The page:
In this report, the Center for Court Innovation’s West Coast Initiatives team shares valuable lessons derived from its experience in helping to plan and launch equitable early diversion programs in Los Angeles. The insights offered here can provide guidance for other diversion initiatives in efforts to bridge the gap between legal systems and communities while caring for vulnerable populations.
In this publication, updated guiding principles build upon the foundational principles of community justice, preserve the operational flexibility that makes community justice special, and infuse new ideas and practices that are supported by research and experience. They are intended to broaden the concept of community justice to include both community courts and non-court models, offering court planners, practitioners, and communities a blueprint for building programs that meet today’s challenges.
Prosecutors make many of the most vital choices in a case unilaterally. Yet little is known about how they arrive at decisions in the most consequential cases: those charged as violent. Results from our national survey of prosecutor offices show a willingness to try new approaches but also suggest how prosecutors conceive of and prosecute violence can be rife with inconsistencies.
Community safety is multidimensional. Yet efforts to build community safety outside of the criminal legal system are often evaluated only using data generated by that same system. This means effective strategies of crime and violence prevention can be overlooked by policymakers and funders. We make an urgent case for a new paradigm.
The Red Hook Community Justice Center works to strengthen Red Hook, Brooklyn, and surrounding areas by reducing crime and the use of incarceration, improving public trust in justice, and collaborating with the community to solve local problems.
When the COVID-19 pandemic hit New York in March 2020, it forced drug courts across the state to hear cases remotely and use teleservices for many daily drug court operations—appearances, case management, graduation ceremonies. This report details a three-year project to implement an Opioid Reduction Teleservices Program, discussing outcomes, lessons learned, measures toward sustainability, and recommendations for future Bureau of Justice Assistance’s Comprehensive Opioid, Stimulant, and Substance Abuse Program (COSSAP) projects.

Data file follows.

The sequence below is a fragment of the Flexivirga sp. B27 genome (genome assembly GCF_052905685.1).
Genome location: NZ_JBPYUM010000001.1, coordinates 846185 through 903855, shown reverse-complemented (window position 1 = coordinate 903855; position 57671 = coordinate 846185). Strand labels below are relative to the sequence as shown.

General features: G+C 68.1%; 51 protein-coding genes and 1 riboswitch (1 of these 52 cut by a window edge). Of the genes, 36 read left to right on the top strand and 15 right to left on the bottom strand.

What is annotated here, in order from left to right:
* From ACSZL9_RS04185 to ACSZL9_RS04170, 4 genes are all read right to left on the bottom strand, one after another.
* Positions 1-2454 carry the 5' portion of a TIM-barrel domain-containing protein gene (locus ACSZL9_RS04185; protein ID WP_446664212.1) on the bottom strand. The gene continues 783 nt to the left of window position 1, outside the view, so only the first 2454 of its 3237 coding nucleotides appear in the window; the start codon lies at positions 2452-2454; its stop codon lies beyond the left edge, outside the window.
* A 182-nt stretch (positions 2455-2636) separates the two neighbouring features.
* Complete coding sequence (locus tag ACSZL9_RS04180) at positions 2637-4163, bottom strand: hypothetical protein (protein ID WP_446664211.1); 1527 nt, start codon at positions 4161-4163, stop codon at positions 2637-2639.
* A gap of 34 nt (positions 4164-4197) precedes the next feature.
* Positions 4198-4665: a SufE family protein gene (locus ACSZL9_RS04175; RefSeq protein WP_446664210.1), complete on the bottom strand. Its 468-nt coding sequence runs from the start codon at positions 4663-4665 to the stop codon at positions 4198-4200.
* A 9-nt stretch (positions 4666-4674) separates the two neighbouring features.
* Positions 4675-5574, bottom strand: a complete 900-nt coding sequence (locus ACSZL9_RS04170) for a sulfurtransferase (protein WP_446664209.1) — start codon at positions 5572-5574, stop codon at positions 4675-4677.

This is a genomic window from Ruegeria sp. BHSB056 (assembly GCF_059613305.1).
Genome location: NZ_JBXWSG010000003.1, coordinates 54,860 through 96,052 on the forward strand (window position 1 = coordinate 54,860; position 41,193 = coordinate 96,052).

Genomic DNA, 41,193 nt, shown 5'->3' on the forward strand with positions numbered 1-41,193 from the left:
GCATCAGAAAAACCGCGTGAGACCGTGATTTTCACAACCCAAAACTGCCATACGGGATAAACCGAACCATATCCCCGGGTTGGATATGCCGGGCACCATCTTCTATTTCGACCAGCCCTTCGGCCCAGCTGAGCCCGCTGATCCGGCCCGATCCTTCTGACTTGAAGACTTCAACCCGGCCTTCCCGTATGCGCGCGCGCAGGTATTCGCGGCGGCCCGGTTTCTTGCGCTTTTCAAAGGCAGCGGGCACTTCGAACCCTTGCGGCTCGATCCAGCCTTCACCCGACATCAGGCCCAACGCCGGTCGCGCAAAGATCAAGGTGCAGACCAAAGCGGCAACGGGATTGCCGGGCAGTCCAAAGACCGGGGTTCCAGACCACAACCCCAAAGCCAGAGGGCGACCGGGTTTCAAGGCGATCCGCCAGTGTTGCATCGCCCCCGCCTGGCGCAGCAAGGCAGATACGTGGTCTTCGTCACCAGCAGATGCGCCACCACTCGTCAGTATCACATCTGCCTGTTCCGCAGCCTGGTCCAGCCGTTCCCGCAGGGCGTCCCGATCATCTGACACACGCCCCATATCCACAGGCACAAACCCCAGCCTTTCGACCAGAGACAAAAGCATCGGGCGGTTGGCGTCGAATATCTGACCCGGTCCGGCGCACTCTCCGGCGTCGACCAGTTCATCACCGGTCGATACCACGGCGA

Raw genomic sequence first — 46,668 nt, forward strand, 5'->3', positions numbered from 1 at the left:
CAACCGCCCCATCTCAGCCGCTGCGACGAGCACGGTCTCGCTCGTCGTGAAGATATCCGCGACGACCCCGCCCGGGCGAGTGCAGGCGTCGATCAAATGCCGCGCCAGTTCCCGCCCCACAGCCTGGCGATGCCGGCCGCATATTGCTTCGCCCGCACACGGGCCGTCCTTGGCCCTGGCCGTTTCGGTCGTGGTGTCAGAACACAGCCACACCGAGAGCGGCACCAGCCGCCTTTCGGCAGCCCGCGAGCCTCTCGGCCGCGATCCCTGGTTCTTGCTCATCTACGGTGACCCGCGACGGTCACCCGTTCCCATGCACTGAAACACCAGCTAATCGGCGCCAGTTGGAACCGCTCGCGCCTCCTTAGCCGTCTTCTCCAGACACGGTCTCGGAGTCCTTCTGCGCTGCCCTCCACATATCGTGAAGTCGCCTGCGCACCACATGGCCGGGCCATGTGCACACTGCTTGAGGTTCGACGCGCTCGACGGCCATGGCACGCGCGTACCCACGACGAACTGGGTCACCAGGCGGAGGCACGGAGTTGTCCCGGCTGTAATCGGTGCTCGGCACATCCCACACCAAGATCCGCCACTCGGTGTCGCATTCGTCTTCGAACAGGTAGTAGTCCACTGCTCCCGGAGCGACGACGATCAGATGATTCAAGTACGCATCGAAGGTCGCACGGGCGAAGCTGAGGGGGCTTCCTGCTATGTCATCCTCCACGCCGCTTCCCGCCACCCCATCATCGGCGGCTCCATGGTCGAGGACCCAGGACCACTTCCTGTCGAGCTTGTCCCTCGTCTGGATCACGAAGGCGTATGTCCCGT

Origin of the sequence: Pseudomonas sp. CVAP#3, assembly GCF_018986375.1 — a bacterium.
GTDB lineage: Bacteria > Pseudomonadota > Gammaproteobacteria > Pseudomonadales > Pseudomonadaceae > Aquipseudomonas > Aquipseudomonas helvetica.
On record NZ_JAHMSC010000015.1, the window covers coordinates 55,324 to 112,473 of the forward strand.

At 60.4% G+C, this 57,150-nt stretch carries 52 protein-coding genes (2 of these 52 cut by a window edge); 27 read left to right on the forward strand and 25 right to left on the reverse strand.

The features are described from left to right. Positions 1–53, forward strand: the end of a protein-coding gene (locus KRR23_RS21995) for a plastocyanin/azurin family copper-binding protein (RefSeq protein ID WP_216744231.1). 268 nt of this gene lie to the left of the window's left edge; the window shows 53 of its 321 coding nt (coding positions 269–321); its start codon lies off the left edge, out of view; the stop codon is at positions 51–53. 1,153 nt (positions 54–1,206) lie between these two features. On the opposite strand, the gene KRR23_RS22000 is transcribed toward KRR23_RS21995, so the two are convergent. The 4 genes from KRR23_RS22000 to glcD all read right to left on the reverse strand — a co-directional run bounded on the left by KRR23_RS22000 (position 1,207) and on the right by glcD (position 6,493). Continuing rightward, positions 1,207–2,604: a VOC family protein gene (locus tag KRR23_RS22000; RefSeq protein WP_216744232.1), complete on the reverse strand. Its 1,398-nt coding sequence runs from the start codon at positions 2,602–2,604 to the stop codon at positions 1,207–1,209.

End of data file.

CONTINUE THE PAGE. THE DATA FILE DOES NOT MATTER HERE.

The COVID-19 pandemic has had an unprecedented impact on survivors of domestic violence. This document reflects on lessons learned from this difficult period and highlights innovative responses by courts that encountered tremendous challenges in providing access to critical services and forms of legal relief. In examining the ways in which courts adapted, new possibilities emerged for practices beyond the pandemic to safely and effectively expand access to justice in domestic violence cases.
In a companion report to its first publication, the Center for Court Innovation and the National Legal Aid and Defender Association outline six jurisdictions working to increase their capacities to uphold Sixth Amendment rights.
The June 2019 expansion of New York City’s Supervised Release Program increased the number of people released into supervision. This was true for those facing misdemeanor or non-violent felony charges. In addition, the expansion reduced pretrial detention among people charged with non-violent felonies. There was no decrease in pretrial detention for those facing misdemeanors. This suggests that these individuals would likely have been released on recognizance—with no supervision requirements—prior to the expansion.
Youth in the Rockaways, Queens reveal that they have an ever-present fear for their physical safety. The 50 young people we spoke with report maintaining constant vigilance when they are outside and staying indoors most of the time as strategies for staying safe. They experience a dearth of local activities for youth and express a desire for sports, arts, and financial literacy programming; school support; fun field trips; and spaces to learn about and discuss social issues like systemic racism.